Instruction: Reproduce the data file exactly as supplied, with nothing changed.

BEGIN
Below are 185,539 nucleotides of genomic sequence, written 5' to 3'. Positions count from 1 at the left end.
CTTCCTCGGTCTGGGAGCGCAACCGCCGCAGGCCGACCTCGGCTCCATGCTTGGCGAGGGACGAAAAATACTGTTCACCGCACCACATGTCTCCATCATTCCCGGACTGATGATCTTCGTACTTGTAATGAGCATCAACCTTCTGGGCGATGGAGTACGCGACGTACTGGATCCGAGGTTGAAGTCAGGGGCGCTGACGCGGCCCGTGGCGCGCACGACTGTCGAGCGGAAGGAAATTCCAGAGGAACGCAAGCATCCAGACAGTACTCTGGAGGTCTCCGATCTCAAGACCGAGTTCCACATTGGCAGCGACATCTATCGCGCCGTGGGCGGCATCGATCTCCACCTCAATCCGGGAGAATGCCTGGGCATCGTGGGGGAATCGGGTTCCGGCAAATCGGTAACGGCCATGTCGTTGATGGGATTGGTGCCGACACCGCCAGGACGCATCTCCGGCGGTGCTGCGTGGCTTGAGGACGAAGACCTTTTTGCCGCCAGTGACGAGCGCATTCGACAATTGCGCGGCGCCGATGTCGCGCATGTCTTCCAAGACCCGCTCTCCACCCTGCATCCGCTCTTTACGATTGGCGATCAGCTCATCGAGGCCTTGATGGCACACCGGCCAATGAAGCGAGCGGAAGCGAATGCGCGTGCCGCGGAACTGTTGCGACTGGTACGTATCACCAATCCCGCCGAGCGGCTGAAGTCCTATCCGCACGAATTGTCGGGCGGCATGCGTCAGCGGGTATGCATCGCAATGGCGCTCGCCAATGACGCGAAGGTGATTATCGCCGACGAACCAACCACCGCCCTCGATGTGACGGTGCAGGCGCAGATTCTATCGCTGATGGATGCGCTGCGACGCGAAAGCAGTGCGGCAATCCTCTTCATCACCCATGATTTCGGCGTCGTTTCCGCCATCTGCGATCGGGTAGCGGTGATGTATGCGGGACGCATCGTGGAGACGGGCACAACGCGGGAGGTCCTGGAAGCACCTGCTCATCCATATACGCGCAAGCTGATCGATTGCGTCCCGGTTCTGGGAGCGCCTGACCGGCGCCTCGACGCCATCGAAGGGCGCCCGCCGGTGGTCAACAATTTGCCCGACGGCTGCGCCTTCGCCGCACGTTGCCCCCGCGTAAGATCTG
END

Below are 185,539 nucleotides of genomic sequence, written 5' to 3'. Positions count from 1 at the left end.
CTTCCTCGGTCTGGGAGCGCAACCGCCGCAGGCCGACCTCGGCTCCATGCTTGGCGAGGGACGAAAAATACTGTTCACCGCACCACATGTCTCCATCATTCCCGGACTGATGATCTTCGTACTTGTAATGAGCATCAACCTTCTGGGCGATGGAGTACGCGACGTACTGGATCCGAGGTTGAAGTCAGGGGCGCTGACGCGGCCCGTGGCGCGCACGACTGTCGAGCGGAAGGAAATTCCAGAGGAACGCAAGCATCCAGACAGTACTCTGGAGGTCTCCGATCTCAAGACCGAGTTCCACATTGGCAGCGACATCTATCGCGCCGTGGGCGGCATCGATCTCCACCTCAATCCGGGAGAATGCCTGGGCATCGTGGGGGAATCGGGTTCCGGCAAATCGGTAACGGCCATGTCGTTGATGGGATTGGTGCCGACACCGCCAGGACGCATCTCCGGCGGTGCTGCGTGGCTTGAGGACGAAGACCTTTTTGCCGCCAGTGACGAGCGCATTCGACAATTGCGCGGCGCCGATGTCGCGCATGTCTTCCAAGACCCGCTCTCCACCCTGCATCCGCTCTTTACGATTGGCGATCAGCTCATCGAGGCCTTGATGGCACACCGGCCAATGAAGCGAGCGGAAGCGAATGCGCGTGCCGCGGAACTGTTGCGACTGGTACGTATCACCAATCCCGCCGAGCGGCTGAAGTCCTATCCGCACGAATTGTCGGGCGGCATGCGTCAGCGGGTATGCATCGCAATGGCGCTCGCCAATGACGCGAAGGTGATTATCGCCGACGAACCAACCACCGCCCTCGATGTGACGGTGCAGGCGCAGATTCTATCGCTGATGGATGCGCTGCGACGCGAAAGCAGTGCGGCAATCCTCTTCATCACCCATGATTTCGGCGTCGTTTCCGCCATCTGCGATCGGGTAGCGGTGATGTATGCGGGACGCATCGTGGAGACGGGCACAACGCGGGAGGTCCTGGAAGCACCTGCTCATCCATATACGCGCAAGCTGATCGATTGCGTCCCGGTTCTGGGAGCGCCTGACCGGCGCCTCGACGCCATCGAAGGGCGCCCGCCGGTGGTCAACAATTTGCCCGACGGCTGCGCCTTCGCCGCACGTTGCCCCCGCGTAAGATCTG